There’s clearly a lot of value in link building. And as long as you view it as a supplementary element of SEO -- not your entire SEO strategy -- you have a chance to be successful. Assuming you’ve started by investing in the right on-site technical optimization, developing quality content, and not over-optimizing, you’re ready to attack this all-important aspect. Here are a few pertinent pointers on how to do link building the correct way:

Choose Relevant Websites

It’s better to get three links from websites that have a high domain rating/authority and are relevant to your niche than to generate dozens of links from spammy, irrelevant websites. This is certainly a quality over quantity endeavor.

You obviously don’t have total control over where backlinks come from -- any old blogger or webmaster can link back to one of your URLs – but you have more influence than you realize. It’s recommended that you keep an ongoing list of websites and blogs that are authoritative and/or relevant to your audience. You can then develop content that you believe these sites would like, or you can also inquire about guest blogging opportunities.

Quality vs. Spammy Links

Google depends on linking as a major trust signal in its ranking factors. Thus it takes link quality very serious. While there’s lots of low-hanging fruit available, resist the temptation to pursue spammy links. You’re far better off expending your energy chasing down quality links.

According to Google’s very own guidelines, spammy link are:

  • Links that are bought, sold, or exchanged for goods.
  • Large-scale article marketing or guest posting campaigns that don’t add value.
  • Automated programs or services that generate links.
  • Advertorials.
  • Content with overly-optimized anchor text.
  • Low-quality directory or bookmark site links
  • Keyword-rich, hidden, or low-quality links embedded in widgets.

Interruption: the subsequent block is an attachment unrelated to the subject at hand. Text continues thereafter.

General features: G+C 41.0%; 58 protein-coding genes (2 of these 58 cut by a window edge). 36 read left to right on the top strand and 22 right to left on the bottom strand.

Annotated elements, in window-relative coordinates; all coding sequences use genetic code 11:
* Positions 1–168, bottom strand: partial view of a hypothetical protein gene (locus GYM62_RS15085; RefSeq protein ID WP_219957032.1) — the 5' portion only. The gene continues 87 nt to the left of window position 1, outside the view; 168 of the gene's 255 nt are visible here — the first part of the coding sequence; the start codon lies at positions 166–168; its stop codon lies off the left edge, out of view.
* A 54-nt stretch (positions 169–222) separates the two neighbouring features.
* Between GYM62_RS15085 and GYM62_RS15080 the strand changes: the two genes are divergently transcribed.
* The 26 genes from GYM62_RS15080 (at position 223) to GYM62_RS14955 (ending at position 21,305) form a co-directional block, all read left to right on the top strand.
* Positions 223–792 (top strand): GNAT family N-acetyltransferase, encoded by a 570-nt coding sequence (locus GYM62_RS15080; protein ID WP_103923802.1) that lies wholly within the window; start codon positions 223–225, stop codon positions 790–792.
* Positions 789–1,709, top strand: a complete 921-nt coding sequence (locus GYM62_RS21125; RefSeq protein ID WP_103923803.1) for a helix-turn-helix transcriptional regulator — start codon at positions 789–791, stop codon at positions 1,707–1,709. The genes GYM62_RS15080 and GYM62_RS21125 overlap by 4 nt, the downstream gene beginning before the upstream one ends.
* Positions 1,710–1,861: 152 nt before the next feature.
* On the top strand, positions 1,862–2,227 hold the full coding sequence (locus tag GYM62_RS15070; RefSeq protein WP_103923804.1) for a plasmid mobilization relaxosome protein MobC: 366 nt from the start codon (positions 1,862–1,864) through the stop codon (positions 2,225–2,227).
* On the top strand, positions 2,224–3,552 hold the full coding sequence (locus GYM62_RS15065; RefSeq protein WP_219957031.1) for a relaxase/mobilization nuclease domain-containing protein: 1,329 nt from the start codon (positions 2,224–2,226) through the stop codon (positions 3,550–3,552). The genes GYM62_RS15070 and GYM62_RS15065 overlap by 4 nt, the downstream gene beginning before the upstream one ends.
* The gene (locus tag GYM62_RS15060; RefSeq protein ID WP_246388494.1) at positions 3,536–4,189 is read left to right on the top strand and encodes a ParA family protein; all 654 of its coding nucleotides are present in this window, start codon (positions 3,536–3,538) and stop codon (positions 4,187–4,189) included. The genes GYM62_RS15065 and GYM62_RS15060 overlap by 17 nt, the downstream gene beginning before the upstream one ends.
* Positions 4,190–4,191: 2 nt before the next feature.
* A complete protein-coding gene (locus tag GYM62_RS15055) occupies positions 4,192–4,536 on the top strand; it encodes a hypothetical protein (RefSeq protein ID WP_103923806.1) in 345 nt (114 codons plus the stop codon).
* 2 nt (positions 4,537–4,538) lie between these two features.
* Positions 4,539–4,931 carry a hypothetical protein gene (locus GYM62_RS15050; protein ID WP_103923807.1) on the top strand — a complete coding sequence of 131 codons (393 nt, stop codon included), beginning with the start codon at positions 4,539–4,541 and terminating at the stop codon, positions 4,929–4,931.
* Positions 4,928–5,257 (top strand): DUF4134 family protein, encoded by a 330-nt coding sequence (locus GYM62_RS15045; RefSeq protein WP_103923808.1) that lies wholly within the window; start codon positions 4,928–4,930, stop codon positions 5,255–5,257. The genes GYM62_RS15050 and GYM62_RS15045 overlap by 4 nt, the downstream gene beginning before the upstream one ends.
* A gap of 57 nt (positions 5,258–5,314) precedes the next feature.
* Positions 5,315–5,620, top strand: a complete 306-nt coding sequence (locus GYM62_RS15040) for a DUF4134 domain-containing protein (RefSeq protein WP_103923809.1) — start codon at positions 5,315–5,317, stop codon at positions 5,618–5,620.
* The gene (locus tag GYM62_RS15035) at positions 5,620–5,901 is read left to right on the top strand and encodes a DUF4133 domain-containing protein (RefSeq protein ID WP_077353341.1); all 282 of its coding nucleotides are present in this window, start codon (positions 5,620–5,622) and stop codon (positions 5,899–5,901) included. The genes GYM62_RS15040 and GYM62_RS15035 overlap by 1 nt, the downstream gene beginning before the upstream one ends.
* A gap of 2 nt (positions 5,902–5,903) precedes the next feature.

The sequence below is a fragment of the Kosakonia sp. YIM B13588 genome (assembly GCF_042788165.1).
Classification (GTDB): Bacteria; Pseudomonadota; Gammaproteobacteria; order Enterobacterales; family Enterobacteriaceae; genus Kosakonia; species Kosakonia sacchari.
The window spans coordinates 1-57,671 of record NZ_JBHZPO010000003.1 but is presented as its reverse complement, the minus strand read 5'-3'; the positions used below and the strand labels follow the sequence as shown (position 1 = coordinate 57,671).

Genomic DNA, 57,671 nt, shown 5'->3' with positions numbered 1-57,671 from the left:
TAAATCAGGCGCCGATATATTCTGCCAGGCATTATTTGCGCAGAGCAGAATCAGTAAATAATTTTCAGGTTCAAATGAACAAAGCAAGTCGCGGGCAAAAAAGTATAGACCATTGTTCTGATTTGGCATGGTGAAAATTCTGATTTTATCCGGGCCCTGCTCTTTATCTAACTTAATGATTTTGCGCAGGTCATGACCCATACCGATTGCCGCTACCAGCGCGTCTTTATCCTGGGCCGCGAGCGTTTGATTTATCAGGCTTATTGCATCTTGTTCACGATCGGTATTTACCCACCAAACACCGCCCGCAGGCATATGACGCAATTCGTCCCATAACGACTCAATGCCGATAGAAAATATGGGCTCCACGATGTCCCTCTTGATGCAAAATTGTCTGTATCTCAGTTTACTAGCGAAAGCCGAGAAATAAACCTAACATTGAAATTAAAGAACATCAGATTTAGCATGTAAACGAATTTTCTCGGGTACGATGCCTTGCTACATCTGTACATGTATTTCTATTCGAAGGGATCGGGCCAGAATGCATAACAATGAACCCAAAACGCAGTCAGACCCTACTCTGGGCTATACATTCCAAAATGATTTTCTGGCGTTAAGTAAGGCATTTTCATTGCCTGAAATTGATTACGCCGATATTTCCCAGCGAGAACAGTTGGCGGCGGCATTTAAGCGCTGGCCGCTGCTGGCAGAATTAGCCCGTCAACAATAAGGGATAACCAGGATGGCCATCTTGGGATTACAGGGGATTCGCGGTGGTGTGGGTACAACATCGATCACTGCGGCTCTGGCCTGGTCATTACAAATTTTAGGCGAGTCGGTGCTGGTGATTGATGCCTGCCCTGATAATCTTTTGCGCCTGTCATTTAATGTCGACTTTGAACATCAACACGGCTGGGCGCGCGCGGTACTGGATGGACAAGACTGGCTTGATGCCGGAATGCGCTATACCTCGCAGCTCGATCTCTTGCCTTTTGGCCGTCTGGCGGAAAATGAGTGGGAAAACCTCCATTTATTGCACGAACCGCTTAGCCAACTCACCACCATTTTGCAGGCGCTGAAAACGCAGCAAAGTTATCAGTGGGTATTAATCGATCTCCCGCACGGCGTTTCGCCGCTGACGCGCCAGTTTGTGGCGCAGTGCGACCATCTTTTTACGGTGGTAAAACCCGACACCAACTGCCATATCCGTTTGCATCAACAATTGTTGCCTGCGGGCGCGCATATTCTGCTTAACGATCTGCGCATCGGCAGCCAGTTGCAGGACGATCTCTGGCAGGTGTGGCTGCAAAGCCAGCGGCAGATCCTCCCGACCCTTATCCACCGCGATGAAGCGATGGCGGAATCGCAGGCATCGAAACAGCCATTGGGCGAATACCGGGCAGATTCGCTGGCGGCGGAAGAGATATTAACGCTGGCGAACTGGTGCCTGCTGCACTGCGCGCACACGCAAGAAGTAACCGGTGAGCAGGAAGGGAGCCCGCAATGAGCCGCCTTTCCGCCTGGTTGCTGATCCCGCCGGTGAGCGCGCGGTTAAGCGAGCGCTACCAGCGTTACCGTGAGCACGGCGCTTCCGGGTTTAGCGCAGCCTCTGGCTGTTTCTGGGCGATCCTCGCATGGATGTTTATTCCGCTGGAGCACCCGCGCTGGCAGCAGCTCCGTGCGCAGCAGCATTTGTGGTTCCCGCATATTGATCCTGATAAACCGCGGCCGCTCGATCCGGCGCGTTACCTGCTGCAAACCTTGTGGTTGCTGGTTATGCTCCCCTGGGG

• Widely distributed links in footers.
  • Forum comments that don’t add value.

High quality links, on the other hand, are natural, useful to the audience, and come from websites that have a solid reputation.

As Google explains, “The best way to get other sites to create high-quality, relevant links to yours is to create unique, relevant content that can naturally gain popularity in the Internet community. Creating good content pays off: Links are usually editorial votes given by choice, and the more useful content you have, the greater the chances someone else will find that content valuable to their readers and link to it.”

In it For the Long Haul

Sustainable link building is a long-term investment, not a get-rich-quick scheme. If you aren’t committed to link building over the long haul, you’re better off investing your creative energy and resources elsewhere.

Link building, done right, takes time. You might only generate one or two quality links a month over the first year. However, once you get going, the results snowball. Stick around and you’ll see what all the fuss is about.

Is it Time to Shift Your Approach?

If you’re currently light on SEO and heavy on cheap link building, it may be time to rethink what you’re doing. Shifting your approach to account for a strong SEO foundation and strategic link building initiative will transform your online visibility and conversions. Give it a try and see what you think.

Image: Pixabay

Author Bio

David Jackson

David Jackson is a finance and marketing nerd by day and a Dungeons and Dragons master by night. He lives in Utah with his wife and 2 kids.